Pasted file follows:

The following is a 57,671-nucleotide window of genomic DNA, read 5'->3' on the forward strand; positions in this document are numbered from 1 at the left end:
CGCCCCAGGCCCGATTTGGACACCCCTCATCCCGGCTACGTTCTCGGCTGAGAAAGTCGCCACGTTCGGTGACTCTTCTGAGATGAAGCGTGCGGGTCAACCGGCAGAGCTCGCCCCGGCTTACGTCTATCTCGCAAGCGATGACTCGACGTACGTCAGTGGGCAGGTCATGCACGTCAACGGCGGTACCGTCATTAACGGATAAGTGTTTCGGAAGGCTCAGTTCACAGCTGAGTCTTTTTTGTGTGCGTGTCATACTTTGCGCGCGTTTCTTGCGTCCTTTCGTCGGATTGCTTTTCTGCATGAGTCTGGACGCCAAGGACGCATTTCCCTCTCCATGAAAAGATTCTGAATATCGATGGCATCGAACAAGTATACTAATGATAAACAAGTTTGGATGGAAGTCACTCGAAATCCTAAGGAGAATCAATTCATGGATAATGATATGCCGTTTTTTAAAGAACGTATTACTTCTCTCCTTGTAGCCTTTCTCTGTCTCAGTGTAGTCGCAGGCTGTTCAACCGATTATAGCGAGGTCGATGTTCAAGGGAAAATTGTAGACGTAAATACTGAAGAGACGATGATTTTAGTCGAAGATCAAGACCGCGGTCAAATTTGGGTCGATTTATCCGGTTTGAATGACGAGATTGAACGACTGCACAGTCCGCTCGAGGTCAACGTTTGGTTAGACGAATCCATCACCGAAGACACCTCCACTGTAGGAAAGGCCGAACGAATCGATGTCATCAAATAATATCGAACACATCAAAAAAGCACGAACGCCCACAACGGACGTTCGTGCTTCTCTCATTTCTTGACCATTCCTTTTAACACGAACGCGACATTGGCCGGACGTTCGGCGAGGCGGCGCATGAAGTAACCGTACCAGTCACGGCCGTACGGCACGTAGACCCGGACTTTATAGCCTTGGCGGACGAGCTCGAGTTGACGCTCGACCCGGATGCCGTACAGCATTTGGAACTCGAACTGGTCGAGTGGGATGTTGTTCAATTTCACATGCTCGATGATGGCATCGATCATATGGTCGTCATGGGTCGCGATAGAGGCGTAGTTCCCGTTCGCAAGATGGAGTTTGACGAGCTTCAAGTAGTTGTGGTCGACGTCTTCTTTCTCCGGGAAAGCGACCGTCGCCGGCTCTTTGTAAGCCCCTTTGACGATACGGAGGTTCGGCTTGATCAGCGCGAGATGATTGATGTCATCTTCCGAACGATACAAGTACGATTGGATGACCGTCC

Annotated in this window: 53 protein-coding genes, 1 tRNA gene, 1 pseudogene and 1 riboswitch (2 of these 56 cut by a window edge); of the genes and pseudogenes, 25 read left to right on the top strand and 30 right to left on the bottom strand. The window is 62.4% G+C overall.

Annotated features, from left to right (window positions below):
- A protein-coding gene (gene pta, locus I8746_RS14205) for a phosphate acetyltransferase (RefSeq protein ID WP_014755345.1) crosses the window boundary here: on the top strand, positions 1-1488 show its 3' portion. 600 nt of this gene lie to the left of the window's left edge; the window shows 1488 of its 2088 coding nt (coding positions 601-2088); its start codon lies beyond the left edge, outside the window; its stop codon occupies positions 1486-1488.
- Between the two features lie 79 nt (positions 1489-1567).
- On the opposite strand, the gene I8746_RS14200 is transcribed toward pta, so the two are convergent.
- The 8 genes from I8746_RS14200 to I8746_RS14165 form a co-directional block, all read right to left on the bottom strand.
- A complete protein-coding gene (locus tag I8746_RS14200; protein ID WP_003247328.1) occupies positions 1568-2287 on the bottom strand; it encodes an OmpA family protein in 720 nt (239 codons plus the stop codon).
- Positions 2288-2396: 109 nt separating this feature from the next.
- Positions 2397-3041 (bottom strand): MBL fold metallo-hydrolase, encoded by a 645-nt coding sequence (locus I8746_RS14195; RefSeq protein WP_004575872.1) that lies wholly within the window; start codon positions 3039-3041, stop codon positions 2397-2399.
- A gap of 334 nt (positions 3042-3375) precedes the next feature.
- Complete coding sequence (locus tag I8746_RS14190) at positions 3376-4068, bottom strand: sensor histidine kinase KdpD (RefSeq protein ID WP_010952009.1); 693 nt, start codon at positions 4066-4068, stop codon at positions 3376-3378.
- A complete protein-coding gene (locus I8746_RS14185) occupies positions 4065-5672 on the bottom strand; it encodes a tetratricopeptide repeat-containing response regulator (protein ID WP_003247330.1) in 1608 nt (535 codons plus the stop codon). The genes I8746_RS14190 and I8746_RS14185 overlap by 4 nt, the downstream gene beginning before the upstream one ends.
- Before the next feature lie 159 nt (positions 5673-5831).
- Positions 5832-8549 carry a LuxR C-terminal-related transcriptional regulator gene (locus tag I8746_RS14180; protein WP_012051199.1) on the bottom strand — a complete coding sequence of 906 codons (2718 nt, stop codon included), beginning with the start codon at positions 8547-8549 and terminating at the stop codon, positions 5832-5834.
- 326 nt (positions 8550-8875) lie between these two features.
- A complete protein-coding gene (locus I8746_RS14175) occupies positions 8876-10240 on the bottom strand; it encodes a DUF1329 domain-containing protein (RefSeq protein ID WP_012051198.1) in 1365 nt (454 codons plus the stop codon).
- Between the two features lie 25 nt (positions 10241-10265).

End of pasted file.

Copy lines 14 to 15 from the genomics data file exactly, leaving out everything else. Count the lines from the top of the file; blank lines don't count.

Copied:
- A complete protein-coding gene (locus I8746_RS14185) occupies positions 4065-5672 on the bottom strand; it encodes a tetratricopeptide repeat-containing response regulator (protein ID WP_003247330.1) in 1608 nt (535 codons plus the stop codon). The genes I8746_RS14190 and I8746_RS14185 overlap by 4 nt, the downstream gene beginning before the upstream one ends.
- Before the next feature lie 159 nt (positions 5673-5831).